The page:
The apple strusel we ordered was a spin on the traditional, and I wasn't one to complain! A good bowlful of sliced caramelized apples with a hint of cinnamon was wrapped in a thin layer of flaky phyllo pastry, drizzled with simple sugar to give it a rich sheen, garnished with a generous blob of sweetened whipped cream and a dusting of icing sugar. Simply delicious. Despite our lack of tummy space, we finished off that strusel in record time. I'm not sure how anyone could finish off a full strusel - the piece we had was cut off of a larger pastry!

A cozy family friendly restaurant that radiates warmth and comfort. Just be sure to bring your appetite or be prepared to take at least half of your meal home for lunch. Oh, and don't be late for dinner - its a family restaurant, so it closes early. Nom!

The Bauernschmaus Restaurant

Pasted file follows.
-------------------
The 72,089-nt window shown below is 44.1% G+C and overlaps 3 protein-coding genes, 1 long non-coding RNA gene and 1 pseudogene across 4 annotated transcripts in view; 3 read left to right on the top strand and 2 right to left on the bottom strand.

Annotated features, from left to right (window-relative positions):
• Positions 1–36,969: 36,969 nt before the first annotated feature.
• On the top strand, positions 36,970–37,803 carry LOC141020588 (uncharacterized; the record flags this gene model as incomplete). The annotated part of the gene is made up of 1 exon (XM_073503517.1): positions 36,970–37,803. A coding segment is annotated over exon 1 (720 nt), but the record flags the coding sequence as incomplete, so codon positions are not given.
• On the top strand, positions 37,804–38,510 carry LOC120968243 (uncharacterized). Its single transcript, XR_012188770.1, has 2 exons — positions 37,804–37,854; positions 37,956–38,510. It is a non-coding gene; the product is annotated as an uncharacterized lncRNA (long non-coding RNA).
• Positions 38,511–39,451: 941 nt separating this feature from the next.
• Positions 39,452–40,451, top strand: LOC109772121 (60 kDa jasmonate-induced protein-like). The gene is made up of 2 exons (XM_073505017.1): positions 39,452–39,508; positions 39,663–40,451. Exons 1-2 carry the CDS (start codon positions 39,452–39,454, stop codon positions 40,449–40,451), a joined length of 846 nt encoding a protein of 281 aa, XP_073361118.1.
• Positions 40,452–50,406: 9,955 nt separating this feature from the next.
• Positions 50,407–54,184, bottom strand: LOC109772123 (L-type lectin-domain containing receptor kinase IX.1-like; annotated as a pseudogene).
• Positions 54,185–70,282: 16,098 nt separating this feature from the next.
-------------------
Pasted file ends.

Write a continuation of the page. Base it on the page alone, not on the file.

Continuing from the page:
Address 6796 99 Street Northwest, Edmonton, AB
Phone (780) 433-8272
Hours Open 5pm-830pm daily
The Bauernschmaus Restaurant on Urbanspoon


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Best German restaurant In edmon said...

I would like to pour in the cheesy dessert, its yummy

Anonymous said...

Good food.......... but I don't think I have a farmer's patience and cannot always wait 2 hours before finally being served the main course.

Anonymous said...

This Restaurant serves the best authentic Austrian Food in Edmonton; the Portions are
more than adequate; the Service has always been friendly and the Prices are fair in comparison to other Restaurants. As an Austrian born frequent Guest, I can highly
recommend this Restaurant.

Anonymous said...

Wow. Either the restaurant has changed a lot in four years or I was there on an off-night. Large portions were not what my friend and I were served. Your picture of the schnitzel looks amazing. I was totally ripped off because I was served a couple of little pieces that looked like chicken fingers, not the nice slab you had, and this cost me over $20 per plate! Glad your experience was good. I won't be rushing back. said...

Haven't been back in a while - sorry to hear you got a dinky portion - schnitzel should always be served as slabs (pounded thin and lightly fried in lots of butter!) Hopefully the restaurateurs take note and it was only an off night!